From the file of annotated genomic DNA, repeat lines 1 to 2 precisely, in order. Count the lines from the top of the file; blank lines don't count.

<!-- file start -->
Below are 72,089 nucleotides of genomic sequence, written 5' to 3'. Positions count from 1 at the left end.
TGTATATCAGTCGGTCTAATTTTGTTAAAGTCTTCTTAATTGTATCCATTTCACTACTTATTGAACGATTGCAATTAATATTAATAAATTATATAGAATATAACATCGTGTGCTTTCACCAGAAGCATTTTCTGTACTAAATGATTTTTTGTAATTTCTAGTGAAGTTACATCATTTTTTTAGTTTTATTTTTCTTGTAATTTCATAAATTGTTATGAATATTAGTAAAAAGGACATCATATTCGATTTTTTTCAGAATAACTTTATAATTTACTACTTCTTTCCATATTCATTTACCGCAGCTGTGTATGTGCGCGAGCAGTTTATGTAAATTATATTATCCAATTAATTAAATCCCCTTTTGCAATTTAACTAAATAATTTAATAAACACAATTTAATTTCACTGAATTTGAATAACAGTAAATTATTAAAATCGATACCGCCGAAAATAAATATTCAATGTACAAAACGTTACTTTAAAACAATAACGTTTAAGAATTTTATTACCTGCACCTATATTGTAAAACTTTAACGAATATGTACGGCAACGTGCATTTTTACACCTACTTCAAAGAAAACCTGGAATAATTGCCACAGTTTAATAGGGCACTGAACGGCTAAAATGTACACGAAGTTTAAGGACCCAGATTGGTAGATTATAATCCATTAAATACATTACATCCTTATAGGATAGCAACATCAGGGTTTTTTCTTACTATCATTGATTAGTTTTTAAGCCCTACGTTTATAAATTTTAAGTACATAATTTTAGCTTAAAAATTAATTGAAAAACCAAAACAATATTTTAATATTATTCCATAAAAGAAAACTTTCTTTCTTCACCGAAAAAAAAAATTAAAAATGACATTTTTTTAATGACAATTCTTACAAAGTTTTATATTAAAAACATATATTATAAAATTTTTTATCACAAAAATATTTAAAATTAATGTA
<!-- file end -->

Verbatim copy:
Below are 72,089 nucleotides of genomic sequence, written 5' to 3'. Positions count from 1 at the left end.
TGTATATCAGTCGGTCTAATTTTGTTAAAGTCTTCTTAATTGTATCCATTTCACTACTTATTGAACGATTGCAATTAATATTAATAAATTATATAGAATATAACATCGTGTGCTTTCACCAGAAGCATTTTCTGTACTAAATGATTTTTTGTAATTTCTAGTGAAGTTACATCATTTTTTTAGTTTTATTTTTCTTGTAATTTCATAAATTGTTATGAATATTAGTAAAAAGGACATCATATTCGATTTTTTTCAGAATAACTTTATAATTTACTACTTCTTTCCATATTCATTTACCGCAGCTGTGTATGTGCGCGAGCAGTTTATGTAAATTATATTATCCAATTAATTAAATCCCCTTTTGCAATTTAACTAAATAATTTAATAAACACAATTTAATTTCACTGAATTTGAATAACAGTAAATTATTAAAATCGATACCGCCGAAAATAAATATTCAATGTACAAAACGTTACTTTAAAACAATAACGTTTAAGAATTTTATTACCTGCACCTATATTGTAAAACTTTAACGAATATGTACGGCAACGTGCATTTTTACACCTACTTCAAAGAAAACCTGGAATAATTGCCACAGTTTAATAGGGCACTGAACGGCTAAAATGTACACGAAGTTTAAGGACCCAGATTGGTAGATTATAATCCATTAAATACATTACATCCTTATAGGATAGCAACATCAGGGTTTTTTCTTACTATCATTGATTAGTTTTTAAGCCCTACGTTTATAAATTTTAAGTACATAATTTTAGCTTAAAAATTAATTGAAAAACCAAAACAATATTTTAATATTATTCCATAAAAGAAAACTTTCTTTCTTCACCGAAAAAAAAAATTAAAAATGACATTTTTTTAATGACAATTCTTACAAAGTTTTATATTAAAAACATATATTATAAAATTTTTTATCACAAAAATATTTAAAATTAATGTA